Chalkboard Gag: I will not waste chalk.
Couch Gag: The family rushes in and crams onto the couch. Bart pops out and comes crashing down seconds later in front of the TV as the opening credits end.
With the first real intro, we see Maggie worth $847.63.
This episode marks the first time we see Martin Prince.
This episode marks the first time we see Edna Krabappel.
At Bart's new classroom, there's a book called "Homer's Odyssey" which is the title of the next episode.
Maggie spells out EMCSQU, or E=MC², with her building blocks.
In the Season 1 DVD commentary for this episode, we learn that Dr. J. Loren Pryor was the original drawing for Principal Skinner. Skinner's current look is based around a few teachers and a principal Groening knew, as well as the principal from the "Life In Hell" comics.
In this episode we learn that Martin has an IQ of 216.
Mrs. Krabappel: What are you looking at, Bart? Are those naughty dogs back again?
Homer: What do we need a psychologist for? We know our kid is nuts.
Principal Skinner: Whoever did this is in very deep trouble.
Martin Prince: And a sloppy speller, too. The preferred spelling of wiener is W-I-E-N-E-R, although E-I is an acceptable ethnic variant.
Martin Prince: Bart, I hope you won't bear some sort of simple-minded grudge against me. I was merely trying to fend off the desecration of the school building.
Bart: Eat my shorts.
Mrs. Krabappel: Now I don't want you to worry, class. These tests will have no effect on your grades. They merely determine your future social status and financial success. If any.
Homer: Don't be discouraged, son. I bet Einstein turned himself all sorts of colors before he invented the lightbulb.
Homer: Phe-yew, when is this over?
Bart: It aint over till the fat lady sings!
Homer: Is that one fat enough for you, son?
Bart: My turn. Kwyjibo. K-W-Y-J-I-B-O. Twenty-two points, plus triple word score, plus fifty points for using all my letters. Game's over. I'm outta here.
Homer: Wait a minute, you little cheater. You're not going anywhere until you tell me what a Kwyjibo is.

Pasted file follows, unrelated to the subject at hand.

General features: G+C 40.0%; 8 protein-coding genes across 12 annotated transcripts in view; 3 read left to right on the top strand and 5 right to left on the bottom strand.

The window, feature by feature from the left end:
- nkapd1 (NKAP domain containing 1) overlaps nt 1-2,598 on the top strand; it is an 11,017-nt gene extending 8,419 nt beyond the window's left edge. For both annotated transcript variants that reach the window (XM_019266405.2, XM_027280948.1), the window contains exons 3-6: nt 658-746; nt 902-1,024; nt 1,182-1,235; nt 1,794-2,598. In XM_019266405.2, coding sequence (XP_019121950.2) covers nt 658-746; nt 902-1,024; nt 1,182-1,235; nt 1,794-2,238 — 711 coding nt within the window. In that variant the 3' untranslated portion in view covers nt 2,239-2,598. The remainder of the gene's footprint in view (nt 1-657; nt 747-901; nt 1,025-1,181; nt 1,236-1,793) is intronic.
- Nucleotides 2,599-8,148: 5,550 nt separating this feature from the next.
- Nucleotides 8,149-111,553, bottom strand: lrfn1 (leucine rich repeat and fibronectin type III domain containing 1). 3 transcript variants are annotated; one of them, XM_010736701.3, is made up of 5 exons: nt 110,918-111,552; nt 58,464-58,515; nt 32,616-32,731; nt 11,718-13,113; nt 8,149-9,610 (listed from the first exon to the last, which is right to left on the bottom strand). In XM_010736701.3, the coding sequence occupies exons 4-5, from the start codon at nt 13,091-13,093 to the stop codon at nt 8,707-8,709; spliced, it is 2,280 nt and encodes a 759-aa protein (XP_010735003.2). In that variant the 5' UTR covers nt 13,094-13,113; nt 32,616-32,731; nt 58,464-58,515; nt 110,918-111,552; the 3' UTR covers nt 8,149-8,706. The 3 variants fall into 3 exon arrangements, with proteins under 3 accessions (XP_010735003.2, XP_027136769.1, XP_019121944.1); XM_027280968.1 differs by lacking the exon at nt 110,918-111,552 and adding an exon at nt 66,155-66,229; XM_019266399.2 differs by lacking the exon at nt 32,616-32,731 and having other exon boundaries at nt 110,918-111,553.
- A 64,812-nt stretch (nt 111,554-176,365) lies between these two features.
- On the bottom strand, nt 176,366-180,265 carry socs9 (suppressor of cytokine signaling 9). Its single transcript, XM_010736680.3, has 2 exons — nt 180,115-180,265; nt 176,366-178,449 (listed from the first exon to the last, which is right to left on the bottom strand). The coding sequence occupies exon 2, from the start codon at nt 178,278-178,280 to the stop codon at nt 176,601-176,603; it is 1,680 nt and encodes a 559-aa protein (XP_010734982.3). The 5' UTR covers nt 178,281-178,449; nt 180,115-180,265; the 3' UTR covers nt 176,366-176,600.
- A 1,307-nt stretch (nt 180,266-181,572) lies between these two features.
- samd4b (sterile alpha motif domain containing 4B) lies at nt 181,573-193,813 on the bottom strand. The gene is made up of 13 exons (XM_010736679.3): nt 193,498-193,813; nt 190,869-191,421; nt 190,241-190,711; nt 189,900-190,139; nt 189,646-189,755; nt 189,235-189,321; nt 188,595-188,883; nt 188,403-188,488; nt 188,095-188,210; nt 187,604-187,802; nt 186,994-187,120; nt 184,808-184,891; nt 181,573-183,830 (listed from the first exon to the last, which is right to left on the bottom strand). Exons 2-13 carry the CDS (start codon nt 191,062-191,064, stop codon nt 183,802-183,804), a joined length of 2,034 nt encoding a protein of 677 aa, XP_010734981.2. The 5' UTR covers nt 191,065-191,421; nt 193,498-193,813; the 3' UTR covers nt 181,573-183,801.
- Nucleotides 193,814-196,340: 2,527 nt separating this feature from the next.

Bart: Kwyjibo. Ah, a big dumb balding North American ape... with no chin.
Marge: And a short temper.
(Bart reads a math problem aloud from his aptitude test)
Bart: At 7:30 a.m., an express train traveling 60 miles an hour leaves Santa Fe bound for Phoenix, 520 miles away.
Mrs. Krabappel: Shh! Visualize it, Bart.
(Bart reads silently and pictures the story problem in his head)
Bart: At the same time, a local train traveling 30 miles an hour and carrying 40 passengers leaves Phoenix bound for Santa Fe. It's eight cars long and always carries the same number of passengers in each car. An hour later a number of passengers equal to half the number of minutes past the hour get off, but three times as many plus six get on. At the second stop, half the passengers plus two get off, but twice as many get on as got on at the first stop.
(Bart visualizes himself on the train as the passengers bump him around)
Conductor: Ticket, please.
Bart: I don't have a ticket.
Conductor: Come with me, boy.
(The conductor drags Bart to the front of the train)
Conductor: We've got a stowaway, sir.
Bart: I'll pay. How much?
Martin the Engineer: Twice the fare from Tucson to Flagstaff, minus two-thirds of the fare from Albuquerque to El Paso. (Emits an evil laugh)
When Marge tells Homer to close his eyes and she takes the money jar out, her necklace is red. When she takes it out of her hair in the next shot, her necklace is white.
When Marge tells Homer that the Christmas money is gone, he is standing in front of the kitchen. But when the camera cuts to Marge, she is the one standing in front of the kitchen.
An advertisement at the opera identifies the conductor as Boris Csupovski. This is a reference to Gabor Csupo, the Supervising Animation Director in 1990.
The Adding Machine
The dream Bart has while attempting to do the math problem is based on the play The Adding Machine.